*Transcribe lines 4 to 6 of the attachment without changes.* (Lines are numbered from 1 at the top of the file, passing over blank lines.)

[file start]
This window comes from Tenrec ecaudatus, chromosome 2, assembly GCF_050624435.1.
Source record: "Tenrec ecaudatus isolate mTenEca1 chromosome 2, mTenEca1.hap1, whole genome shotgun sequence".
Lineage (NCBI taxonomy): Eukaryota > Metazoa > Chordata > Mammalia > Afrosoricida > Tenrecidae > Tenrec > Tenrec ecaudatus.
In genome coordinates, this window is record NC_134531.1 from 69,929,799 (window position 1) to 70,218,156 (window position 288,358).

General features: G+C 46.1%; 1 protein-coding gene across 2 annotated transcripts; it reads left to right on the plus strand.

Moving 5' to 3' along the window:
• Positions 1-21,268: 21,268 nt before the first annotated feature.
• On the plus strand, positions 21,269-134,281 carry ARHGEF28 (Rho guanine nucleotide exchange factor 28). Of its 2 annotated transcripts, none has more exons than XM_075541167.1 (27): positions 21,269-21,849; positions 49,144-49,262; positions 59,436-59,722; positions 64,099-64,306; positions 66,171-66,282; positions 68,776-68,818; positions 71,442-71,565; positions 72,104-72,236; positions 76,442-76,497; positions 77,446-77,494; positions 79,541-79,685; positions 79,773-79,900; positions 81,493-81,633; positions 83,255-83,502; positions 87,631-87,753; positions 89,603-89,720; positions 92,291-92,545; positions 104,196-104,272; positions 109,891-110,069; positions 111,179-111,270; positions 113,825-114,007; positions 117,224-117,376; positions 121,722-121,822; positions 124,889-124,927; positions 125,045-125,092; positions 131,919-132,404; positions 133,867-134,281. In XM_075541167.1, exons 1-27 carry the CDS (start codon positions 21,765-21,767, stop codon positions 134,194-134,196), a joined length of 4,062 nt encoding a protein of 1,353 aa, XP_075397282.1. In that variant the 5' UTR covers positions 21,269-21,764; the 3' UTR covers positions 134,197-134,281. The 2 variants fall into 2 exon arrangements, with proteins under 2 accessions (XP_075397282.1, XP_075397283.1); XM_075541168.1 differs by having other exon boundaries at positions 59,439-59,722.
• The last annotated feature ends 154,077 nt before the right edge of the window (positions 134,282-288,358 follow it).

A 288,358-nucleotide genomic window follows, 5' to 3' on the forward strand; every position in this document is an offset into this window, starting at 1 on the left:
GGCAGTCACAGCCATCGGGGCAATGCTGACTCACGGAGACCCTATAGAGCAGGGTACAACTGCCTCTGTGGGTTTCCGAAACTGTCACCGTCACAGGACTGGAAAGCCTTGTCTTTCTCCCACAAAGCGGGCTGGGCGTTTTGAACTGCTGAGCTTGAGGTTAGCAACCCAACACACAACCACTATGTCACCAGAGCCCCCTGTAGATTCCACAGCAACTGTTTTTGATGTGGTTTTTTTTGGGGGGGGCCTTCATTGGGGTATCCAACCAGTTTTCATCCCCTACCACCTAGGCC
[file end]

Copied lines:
In genome coordinates, this window is record NC_134531.1 from 69,929,799 (window position 1) to 70,218,156 (window position 288,358).

General features: G+C 46.1%; 1 protein-coding gene across 2 annotated transcripts; it reads left to right on the plus strand.

Moving 5' to 3' along the window: